Systemic mastocytosis: overview and new insights in prognosis and therapy

BJH - volume 4, issue 3, september 2013

G. Deslypere MD, T. Devos MD, PhD, M. Delforge MD, PhD, G. Verhoef MD, PhD


Systemic mastocytosis is an orphan myeloproliferative disease characterised by an excessive mast cell accumulation. Benign forms present with urticaria pigmentosa while aggressive subtypes or leukaemic variants lead to organ dysfunction. In patients with unexplained hypotensive syncope’s or anaphylaxis, flushing and angio-oedema with a basal tryptase >20 ng/mL, one should think of systemic mastocytosis. Pathophysiology is based on mutations in KIT, encoding the c-kit receptor (CD117) on the surface of mast cells. Diagnosis is based on bone marrow biopsies with clusters of atypical mast cells and co-expression of CD2 or CD25 and/or a KIT mutation. Treatment consists of avoiding triggers of mast cell release and antihistaminic drugs. Patients with aggressive subtypes are candidates for cytoreductive therapies. CD30 is thought to be a novel predictor of prognosis.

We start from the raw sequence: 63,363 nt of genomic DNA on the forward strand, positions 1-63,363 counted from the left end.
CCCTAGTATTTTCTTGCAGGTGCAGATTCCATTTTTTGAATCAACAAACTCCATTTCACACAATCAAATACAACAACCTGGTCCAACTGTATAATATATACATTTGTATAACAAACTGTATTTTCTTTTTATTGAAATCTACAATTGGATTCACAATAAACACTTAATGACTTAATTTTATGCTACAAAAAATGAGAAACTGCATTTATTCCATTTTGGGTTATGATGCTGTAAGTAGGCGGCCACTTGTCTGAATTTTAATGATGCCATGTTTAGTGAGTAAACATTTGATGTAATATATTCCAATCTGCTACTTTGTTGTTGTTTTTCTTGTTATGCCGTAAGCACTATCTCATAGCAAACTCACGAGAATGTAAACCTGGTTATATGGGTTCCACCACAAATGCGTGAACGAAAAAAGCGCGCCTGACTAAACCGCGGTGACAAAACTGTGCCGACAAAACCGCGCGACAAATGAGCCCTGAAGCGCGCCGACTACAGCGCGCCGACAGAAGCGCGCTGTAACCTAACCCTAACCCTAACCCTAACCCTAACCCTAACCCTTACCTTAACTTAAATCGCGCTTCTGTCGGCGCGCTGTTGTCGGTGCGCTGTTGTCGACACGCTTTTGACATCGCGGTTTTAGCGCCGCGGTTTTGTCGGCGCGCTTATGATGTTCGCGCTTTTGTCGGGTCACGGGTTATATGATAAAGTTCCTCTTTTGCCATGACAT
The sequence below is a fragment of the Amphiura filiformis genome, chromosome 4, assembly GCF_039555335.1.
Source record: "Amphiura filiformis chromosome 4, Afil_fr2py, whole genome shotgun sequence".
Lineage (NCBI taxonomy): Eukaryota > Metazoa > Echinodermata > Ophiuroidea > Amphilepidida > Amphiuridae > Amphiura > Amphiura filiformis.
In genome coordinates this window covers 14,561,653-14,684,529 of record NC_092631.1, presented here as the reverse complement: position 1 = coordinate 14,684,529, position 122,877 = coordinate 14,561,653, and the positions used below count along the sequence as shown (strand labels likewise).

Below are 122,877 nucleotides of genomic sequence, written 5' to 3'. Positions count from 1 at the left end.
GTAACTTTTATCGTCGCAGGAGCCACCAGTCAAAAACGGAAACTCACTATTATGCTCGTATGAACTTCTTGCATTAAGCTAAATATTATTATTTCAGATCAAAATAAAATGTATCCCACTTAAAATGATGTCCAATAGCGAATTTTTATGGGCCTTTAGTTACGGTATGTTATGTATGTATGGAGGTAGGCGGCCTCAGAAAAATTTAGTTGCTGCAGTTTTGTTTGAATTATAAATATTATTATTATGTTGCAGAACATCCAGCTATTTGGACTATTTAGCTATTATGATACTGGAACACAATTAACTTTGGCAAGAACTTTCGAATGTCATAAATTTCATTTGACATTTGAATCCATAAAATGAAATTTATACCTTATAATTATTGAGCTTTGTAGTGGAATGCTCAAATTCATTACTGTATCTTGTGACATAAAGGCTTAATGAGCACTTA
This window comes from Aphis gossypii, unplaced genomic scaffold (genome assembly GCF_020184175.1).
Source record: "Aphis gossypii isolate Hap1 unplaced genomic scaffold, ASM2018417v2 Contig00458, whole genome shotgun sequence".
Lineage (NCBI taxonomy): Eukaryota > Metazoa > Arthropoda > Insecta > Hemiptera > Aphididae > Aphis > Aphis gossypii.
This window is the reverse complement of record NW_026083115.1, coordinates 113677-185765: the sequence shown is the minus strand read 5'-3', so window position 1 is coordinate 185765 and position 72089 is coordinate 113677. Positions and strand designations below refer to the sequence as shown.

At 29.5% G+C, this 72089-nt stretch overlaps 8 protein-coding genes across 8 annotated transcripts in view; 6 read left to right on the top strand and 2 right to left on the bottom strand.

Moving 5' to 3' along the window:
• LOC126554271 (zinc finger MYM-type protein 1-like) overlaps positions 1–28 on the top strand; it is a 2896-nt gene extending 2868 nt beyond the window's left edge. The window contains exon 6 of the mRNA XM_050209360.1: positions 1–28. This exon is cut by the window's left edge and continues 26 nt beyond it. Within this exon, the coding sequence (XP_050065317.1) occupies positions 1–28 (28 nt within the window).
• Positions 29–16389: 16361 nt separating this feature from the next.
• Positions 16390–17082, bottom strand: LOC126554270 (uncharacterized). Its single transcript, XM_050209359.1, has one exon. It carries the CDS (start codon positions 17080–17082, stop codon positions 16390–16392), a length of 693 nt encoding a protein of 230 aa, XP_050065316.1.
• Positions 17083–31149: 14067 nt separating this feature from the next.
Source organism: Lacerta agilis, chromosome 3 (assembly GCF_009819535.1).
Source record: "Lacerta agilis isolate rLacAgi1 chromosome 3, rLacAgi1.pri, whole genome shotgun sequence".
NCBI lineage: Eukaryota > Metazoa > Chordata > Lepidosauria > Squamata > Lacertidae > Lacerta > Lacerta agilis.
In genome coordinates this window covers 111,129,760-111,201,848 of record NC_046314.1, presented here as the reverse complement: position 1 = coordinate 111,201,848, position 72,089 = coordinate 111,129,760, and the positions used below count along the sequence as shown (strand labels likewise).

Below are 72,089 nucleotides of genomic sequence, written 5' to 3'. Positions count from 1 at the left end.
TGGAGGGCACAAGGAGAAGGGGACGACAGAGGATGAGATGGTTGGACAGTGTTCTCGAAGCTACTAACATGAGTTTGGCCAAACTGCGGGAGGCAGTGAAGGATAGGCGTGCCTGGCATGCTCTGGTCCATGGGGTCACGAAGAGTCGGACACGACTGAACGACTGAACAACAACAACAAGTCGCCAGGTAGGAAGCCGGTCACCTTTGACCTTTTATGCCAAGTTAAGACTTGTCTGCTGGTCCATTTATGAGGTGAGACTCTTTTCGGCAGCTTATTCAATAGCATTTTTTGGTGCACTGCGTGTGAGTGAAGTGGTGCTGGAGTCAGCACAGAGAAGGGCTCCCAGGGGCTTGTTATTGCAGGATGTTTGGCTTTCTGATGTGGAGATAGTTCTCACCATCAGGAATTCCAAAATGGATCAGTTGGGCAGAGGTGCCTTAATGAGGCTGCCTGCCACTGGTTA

(BELG J HEMATOL 2013;4(3):85–89)

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